Hospice: Comfort and Care

by Tara Wood on Sat, 2003-11-01 10:44

Hospice is a choice that many people with ALS make for their care during the final stages of the disease.

Quest, MDA’s magazine, explores the topic of hospice service in the November-December 2003 issue. The article includes the varied hospice experiences of surviving family members of two people who had ALS, Judith Kay Hill of Edmond, Okla., and Randy Troyer of Spokane, Wash.

Here’s a brief summary of some of the concepts presented in the Quest article. "Caring and Comfort at the End of Life."


What is hospice?

Support Group

The National Hospice and Palliative Care Organization defines hospice care as "a team-oriented approach to expert medical care, pain management, and emotional and spiritual support expressly tailored to the patient’s needs and wishes."

In addition, hospice care includes support for a patient’s loved ones. It’s centered around the idea "that each of us has the right to die pain-free and with dignity, and that our families will receive the necessary support to allow us to do so."

How can I find a hospice program in my community?

Hospice programs are listed in the phone book, but referrals from people with firsthand experience are often the most reliable sources. Good resources include MDA staff, support group members and others who are dealing with ALS. Also, the National Hospice and Palliative Care Organization, (800) 658-8898, has a nationwide database of providers.

Are there different kinds of hospice programs?

In most cases, hospice care is provided in the patient’s home. Hospice care also is provided at hospice centers, hospitals, nursing homes and other long-term care facilities.

Hospice organizations may be nonprofit or for-profit. Nonprofit hospices usually take clients who have no means of paying for the services.

Are there specific concerns regarding hospice for someone with ALS?

Most hospices have extensive experience working with patients who have diseases like cancer, but many are unfamiliar with ALS. Before you select a hospice, be sure to ask if the staff has experience with ALS. If you face limited hospice choices, MDA staff can help familiarize staff with the unique concerns and needs of people with ALS.

Also, equipment is often an issue. Some MDA health care service coordinators said they often encourage patients to obtain any special or costly durable medical equipment before going on hospice care. Many hospices rely on equipment loan closets and can’t afford to supply higher-tech devices such as power wheelchairs, positioning systems or communication devices. Also, some insurance benefits — including Medicare — have specific hospice coverage that, for example, provides for manual wheelchairs but not power wheelchairs.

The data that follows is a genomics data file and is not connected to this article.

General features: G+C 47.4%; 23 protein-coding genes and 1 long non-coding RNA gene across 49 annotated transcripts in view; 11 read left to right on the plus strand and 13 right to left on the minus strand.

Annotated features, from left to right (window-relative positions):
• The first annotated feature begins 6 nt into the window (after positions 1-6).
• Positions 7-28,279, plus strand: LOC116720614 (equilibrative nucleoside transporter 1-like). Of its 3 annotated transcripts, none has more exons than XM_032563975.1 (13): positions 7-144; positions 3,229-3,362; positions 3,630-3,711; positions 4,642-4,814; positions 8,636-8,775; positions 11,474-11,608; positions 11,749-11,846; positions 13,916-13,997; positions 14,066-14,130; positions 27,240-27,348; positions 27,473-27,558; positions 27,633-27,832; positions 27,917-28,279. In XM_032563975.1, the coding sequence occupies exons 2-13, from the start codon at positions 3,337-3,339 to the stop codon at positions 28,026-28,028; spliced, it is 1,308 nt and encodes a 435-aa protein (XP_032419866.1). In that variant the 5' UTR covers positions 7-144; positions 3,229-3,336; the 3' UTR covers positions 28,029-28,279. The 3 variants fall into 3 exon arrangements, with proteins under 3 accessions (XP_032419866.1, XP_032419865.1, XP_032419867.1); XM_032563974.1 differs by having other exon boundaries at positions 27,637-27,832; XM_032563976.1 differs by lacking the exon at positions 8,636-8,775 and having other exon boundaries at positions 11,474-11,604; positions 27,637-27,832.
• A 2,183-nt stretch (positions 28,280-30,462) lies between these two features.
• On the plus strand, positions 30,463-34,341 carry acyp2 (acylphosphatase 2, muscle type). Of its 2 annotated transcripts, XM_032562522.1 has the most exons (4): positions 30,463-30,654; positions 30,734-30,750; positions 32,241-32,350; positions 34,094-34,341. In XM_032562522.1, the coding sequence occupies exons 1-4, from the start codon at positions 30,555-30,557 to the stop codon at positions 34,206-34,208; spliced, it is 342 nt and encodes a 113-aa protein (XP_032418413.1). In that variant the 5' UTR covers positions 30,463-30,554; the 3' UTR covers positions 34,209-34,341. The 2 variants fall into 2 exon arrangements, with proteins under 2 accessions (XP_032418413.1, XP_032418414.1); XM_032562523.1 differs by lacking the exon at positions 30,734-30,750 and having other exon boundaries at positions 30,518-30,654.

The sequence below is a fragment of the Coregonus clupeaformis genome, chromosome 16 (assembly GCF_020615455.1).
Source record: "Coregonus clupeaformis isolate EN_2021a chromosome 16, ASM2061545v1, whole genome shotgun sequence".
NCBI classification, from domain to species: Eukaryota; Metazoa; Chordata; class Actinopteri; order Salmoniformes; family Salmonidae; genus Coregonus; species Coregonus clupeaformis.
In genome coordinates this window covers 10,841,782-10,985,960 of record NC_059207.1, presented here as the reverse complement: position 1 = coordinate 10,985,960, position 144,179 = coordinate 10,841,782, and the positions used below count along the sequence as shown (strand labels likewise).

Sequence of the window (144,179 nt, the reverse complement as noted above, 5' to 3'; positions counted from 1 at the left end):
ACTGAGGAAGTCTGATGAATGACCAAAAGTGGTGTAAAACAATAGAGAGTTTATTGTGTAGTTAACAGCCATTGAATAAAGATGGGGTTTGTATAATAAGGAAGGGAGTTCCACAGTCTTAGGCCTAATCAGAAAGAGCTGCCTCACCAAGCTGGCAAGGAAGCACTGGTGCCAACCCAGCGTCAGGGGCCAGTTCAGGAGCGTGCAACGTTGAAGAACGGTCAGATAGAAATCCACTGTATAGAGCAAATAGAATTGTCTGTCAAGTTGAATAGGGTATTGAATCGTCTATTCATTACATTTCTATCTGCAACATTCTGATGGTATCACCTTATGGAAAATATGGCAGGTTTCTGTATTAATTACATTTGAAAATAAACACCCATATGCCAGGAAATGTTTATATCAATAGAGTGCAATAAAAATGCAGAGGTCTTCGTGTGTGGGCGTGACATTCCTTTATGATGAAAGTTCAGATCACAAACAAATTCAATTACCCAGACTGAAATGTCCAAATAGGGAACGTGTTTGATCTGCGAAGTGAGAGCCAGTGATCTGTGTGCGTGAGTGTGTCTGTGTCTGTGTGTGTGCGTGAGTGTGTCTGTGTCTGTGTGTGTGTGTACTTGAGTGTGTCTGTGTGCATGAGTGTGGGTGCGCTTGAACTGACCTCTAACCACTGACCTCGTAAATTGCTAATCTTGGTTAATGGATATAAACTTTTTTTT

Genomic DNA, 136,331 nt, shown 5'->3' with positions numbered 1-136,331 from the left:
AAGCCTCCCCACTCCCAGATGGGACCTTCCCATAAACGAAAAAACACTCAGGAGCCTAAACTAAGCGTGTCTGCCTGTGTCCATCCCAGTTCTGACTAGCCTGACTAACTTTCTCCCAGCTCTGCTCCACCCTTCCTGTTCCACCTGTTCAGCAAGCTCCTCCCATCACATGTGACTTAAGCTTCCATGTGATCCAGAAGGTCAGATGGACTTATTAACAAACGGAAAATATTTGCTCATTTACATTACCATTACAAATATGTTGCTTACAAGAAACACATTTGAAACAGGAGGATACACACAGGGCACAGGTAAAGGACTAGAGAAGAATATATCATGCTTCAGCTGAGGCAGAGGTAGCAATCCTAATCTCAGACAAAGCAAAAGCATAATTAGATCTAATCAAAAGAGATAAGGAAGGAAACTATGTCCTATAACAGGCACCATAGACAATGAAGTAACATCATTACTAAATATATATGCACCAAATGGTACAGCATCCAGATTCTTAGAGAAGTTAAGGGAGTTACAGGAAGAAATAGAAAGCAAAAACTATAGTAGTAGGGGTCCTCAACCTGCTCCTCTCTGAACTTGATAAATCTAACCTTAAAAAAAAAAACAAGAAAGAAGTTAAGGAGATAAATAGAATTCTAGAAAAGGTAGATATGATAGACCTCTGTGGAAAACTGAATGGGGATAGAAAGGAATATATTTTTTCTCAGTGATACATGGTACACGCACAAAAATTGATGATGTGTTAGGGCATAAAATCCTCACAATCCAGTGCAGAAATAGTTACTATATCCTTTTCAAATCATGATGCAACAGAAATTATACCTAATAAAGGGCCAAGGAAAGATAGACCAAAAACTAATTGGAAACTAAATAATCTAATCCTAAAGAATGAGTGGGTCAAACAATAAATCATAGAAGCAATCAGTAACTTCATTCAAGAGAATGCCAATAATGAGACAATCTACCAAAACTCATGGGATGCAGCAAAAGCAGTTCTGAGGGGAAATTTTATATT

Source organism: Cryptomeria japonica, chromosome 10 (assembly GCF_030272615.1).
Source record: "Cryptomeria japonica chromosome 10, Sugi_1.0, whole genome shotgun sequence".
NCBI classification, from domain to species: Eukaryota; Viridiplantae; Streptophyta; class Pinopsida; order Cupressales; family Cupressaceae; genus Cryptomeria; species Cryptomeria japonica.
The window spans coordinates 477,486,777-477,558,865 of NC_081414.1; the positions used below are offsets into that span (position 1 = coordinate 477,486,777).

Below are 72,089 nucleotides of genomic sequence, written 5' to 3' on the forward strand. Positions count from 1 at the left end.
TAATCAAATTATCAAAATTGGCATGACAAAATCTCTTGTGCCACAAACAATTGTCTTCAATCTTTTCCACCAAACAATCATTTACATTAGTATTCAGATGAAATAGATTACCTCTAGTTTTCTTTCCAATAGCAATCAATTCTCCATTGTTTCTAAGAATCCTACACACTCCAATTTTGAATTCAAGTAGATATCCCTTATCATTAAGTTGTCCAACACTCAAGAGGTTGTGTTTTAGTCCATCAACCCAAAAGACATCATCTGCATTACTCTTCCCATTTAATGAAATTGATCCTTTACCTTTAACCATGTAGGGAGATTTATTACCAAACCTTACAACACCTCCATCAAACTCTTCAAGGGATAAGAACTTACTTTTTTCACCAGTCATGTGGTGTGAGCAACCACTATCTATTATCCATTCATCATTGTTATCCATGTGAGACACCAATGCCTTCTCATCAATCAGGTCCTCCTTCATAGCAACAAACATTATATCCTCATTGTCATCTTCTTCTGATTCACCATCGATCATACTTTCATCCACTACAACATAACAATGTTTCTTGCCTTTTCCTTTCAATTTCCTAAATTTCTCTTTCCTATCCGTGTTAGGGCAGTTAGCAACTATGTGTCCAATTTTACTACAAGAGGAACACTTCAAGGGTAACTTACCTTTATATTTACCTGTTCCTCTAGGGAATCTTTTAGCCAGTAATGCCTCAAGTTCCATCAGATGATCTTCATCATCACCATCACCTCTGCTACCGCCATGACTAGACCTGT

What about ventilators and feeding tubes?

Most hospices don’t accept patients who use ventilators because a vent is viewed as a life-prolonging form of treatment, but there are exceptions. The Hospice Patients Alliance advises that ventilator users might need to work closely with their physicians to obtain hospice care, and that ventilator use can also complicate the hospice "certification" process for insurance or Medicare coverage.

Feeding tubes are generally acceptable, however, as they’re seen as a means of providing comfort and sometimes the best way to administer medication.

What about cost and insurance coverage?

Hospice care is covered under Medicare, Medicaid in most states, most private insurance plans, HMOs and other managed care organizations. Families usually have very low out-of-pocket expenses, such as co-pays. If you have insurance, ask about hospice coverage.

Respite care is a service that provides temporary care to a person with a disability or serious illness in order to give caregivers and families a short break. Using respite care can enable family caregivers to better meet the daily demands of in-home care, but sometimes it’s hard to find this valuable service.

The National Respite Locator Service (NRLS), an online resource of the ARCH National Respite Network and Resource Center, helps caregivers find the respite service closest to them. NRLS also is useful when a family travels or moves to another state.

You can access the free locator service and a host of other good respite information at www.respitelocator.org. If you’re not online, call (800) 473-1727, extension 222.

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